Increasing Awareness of Obesity

| March 1, 2022 | 0 Comments

Jennifer C. Seger, MD, FOMA, is the Co-clinical Editor of Bariatric Times; Diplomate, American Board of Obesity Medicine; Medical Director, Bariatric Medical Institute of Texas, San Antonio, Texas.

Dear Readers,

This month marks two years from the start of the COVID-19 pandemic in the United States (US). I know I speak for many when I say how ready I am to move on. Just when we thought we were turning the corner in 2021, Delta, and then Omicron, reared their ugly heads. 

While the pandemic has caused tremendous pain and suffering, one positive thing that has come from it is the increased attention it has brought to obesity. And it’s about time!

We have seen a significant uptick in the number of obesity-related articles in both the medical literature as well as in mainstream media platforms. 

I’m sure everyone reading this understands that obesity is a serious disease, but for so many it has taken a pandemic to get people to recognize that having obesity can increase the risk of hundreds of other diseases, decrease quality of life, and hasten death. And yet many still turn a blind eye. 

This lack of awareness couldn’t be more evident than the current situation with most insurance companies, who tend to present policy options to employers and businesses which intentionally exclude obesity treatment. If an employer specifically asks about obesity coverage, an insurance company only then will offer the option to “opt in” at a much steeper price point. It is truly astonishing that almost all major insurers in the US give employers the option to deny or withhold proven, effective treatments to their employees with obesity. I’m sorry, but for what other disease is this allowed? The answer: NONE. Can you imagine a plan that excludes diabetes or cancer? What about treatment for your depressed teenager?

When I recently made inquiries with various health insurance experts, I was told that one of the issues is that bariatric surgery is still viewed as an elective procedure, just like plastic surgery, in the case of a facelift. Really? 

I was also told that many of the decision makers at these insurance companies and employers have outright said they don’t believe obesity is actually a disease, but rather a lack of personal responsibility. If this were true regarding obesity, which I vehemently disagree with, what about cancers caused by smoking, diabetes driven by unhealthy eating and sedentary lifestyle, or sports injuries caused by skiing? Clearly these all involve some level of personal responsibility yet are still covered by insurance.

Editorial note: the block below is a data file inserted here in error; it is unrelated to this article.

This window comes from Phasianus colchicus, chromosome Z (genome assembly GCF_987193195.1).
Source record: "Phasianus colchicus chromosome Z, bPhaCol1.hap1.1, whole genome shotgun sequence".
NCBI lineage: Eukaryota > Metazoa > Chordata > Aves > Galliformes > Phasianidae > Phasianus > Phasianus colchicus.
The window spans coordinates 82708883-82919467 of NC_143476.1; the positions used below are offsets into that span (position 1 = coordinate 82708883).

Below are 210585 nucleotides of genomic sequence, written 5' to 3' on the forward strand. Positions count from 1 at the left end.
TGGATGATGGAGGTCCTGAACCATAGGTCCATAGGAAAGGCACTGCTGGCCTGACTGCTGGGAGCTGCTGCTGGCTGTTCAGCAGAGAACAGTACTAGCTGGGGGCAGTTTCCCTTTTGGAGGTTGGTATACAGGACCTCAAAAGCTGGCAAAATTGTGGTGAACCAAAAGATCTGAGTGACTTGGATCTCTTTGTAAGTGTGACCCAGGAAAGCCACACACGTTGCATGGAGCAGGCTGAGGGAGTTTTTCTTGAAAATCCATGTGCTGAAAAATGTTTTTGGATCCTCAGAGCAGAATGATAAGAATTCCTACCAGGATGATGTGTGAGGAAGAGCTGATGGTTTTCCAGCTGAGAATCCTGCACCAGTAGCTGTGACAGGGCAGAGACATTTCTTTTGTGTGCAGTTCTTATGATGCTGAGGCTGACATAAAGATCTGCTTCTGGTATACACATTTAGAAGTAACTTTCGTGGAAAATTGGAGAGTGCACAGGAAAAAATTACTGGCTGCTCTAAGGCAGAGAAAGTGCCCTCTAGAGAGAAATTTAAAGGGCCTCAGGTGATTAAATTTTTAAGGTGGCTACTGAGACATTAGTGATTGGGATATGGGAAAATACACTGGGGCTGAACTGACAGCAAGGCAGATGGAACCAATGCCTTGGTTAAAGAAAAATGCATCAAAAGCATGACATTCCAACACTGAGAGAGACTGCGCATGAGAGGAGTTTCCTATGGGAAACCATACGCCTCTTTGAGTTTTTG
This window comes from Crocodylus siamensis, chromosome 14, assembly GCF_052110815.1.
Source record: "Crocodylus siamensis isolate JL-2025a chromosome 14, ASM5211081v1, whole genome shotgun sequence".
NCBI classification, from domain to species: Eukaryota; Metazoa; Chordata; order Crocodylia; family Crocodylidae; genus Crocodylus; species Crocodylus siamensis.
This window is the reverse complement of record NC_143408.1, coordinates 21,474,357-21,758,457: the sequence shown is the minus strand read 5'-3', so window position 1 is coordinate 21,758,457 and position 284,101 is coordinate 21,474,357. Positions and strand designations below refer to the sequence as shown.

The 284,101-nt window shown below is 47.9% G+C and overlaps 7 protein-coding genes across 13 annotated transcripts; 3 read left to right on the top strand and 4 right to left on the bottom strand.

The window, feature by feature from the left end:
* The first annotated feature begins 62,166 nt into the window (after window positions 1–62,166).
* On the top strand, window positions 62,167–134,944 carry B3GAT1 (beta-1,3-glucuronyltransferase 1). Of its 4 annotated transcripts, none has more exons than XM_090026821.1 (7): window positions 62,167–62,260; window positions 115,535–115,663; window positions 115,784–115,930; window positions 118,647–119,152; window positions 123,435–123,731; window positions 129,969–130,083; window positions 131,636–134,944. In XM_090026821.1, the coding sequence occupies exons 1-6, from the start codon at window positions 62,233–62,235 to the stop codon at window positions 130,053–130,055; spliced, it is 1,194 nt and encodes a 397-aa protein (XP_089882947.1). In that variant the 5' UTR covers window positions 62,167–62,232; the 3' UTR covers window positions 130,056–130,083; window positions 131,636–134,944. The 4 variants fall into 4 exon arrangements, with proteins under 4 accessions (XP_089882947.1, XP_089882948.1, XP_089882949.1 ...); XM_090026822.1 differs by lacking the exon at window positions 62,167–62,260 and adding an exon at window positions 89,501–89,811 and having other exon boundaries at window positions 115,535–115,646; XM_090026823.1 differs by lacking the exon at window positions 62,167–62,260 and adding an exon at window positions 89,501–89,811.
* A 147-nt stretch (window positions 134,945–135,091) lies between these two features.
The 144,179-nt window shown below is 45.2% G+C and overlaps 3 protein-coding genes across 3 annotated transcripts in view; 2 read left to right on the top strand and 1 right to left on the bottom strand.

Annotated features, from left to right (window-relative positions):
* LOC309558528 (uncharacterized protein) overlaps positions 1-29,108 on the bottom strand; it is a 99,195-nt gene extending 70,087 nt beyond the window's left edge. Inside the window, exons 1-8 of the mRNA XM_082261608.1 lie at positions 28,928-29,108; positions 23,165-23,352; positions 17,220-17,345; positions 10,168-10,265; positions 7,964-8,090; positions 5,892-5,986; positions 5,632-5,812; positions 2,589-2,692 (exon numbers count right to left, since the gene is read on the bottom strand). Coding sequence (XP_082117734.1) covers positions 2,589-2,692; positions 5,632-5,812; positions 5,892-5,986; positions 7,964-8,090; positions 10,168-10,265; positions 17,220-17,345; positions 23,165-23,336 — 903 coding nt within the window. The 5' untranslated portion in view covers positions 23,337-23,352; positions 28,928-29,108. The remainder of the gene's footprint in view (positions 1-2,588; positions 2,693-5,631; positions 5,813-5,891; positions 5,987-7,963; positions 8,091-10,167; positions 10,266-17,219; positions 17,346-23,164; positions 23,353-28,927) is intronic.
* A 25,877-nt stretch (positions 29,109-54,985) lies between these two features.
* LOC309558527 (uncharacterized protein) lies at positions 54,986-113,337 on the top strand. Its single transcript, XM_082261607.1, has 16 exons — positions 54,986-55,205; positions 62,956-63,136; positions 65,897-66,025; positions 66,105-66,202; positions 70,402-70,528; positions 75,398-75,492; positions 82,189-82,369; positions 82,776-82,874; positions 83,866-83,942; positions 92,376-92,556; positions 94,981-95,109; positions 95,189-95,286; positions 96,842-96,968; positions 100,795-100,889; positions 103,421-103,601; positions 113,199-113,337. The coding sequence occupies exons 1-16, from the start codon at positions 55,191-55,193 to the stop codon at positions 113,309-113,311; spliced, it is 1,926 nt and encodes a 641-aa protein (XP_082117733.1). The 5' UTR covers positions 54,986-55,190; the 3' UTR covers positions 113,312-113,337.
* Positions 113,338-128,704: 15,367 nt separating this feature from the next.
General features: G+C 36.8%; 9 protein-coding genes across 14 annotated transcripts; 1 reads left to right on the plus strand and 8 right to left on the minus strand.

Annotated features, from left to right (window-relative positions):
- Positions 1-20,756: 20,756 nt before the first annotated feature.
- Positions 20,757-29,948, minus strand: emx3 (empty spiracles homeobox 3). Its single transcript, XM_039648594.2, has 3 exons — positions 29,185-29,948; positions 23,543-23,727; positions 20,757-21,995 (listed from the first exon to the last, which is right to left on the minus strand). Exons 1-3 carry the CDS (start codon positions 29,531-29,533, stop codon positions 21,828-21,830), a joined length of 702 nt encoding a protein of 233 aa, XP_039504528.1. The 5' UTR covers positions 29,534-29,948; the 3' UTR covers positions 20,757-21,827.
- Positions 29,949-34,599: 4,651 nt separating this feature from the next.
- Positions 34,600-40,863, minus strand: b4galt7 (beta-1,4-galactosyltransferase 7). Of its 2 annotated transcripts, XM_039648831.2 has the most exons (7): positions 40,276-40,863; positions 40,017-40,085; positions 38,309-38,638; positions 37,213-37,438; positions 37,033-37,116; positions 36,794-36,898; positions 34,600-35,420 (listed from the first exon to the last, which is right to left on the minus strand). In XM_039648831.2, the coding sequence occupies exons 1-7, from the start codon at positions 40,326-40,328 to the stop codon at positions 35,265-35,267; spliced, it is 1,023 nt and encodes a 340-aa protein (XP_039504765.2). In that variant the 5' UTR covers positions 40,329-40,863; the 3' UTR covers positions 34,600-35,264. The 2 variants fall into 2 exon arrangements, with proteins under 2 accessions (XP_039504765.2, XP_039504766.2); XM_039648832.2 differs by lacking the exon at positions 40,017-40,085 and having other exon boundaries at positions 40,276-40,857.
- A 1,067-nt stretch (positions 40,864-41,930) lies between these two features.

For many smaller companies, they simply cannot afford to pay the extra to cover “elective” therapies and treatments. No doubt, most individuals with obesity who undergo bariatric surgery don’t think of it as elective, but instead necessary to save or improve their lives.  

Treating obesity successfully often puts diabetes in remission, resolves a good percentage of hypertension and dyslipidemia, fatty liver, sleep apnea…and the list goes on. WHY would we NOT treat the underlying cause of so many chronic diseases?  

The decision to not include coverage for obesity is discriminatory to those who suffer from this disease. As a society, we have come a long way in accepting that discrimination on any level is unacceptable for just about any reason, including race, gender, ethnicity, pregnancy status, age, and sexuality…so why is it still acceptable to discriminate based on weight?

That’s what this gross omission or the option to exclude obesity does. It is discrimination, plain and simple, and it needs to come to an end. 

I realize not everyone with obesity is unhealthy, but for those who have obesity and want to improve their health, they deserve safe and effective treatment options, just as those with diabetes who want to prevent dialysis and kidney failure and those with high blood pressure who want to avert a heart attack. 

As you will read this month in Chris Gallagher’s article on the Treat and Reduce Obesity Act, passage of this law would increase access to care for obesity treatment, including a mandate for coverage of anti-obesity medications. Please consider reaching out to your state representative to demand their support. Please encourage your patients and colleagues to speak up as well.

Additionally, you can add your voice to the conversation around obesity by participating in Obesity Care Week, taking place from February 27 to March 5. If you know someone with obesity or are treating patients with obesity, we need you to speak up. To learn more, visit https://www.obesitycareweek.org/.  

In health,

Jenny Seger, MD, FOMA

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Category: Editorial Message, Past Articles

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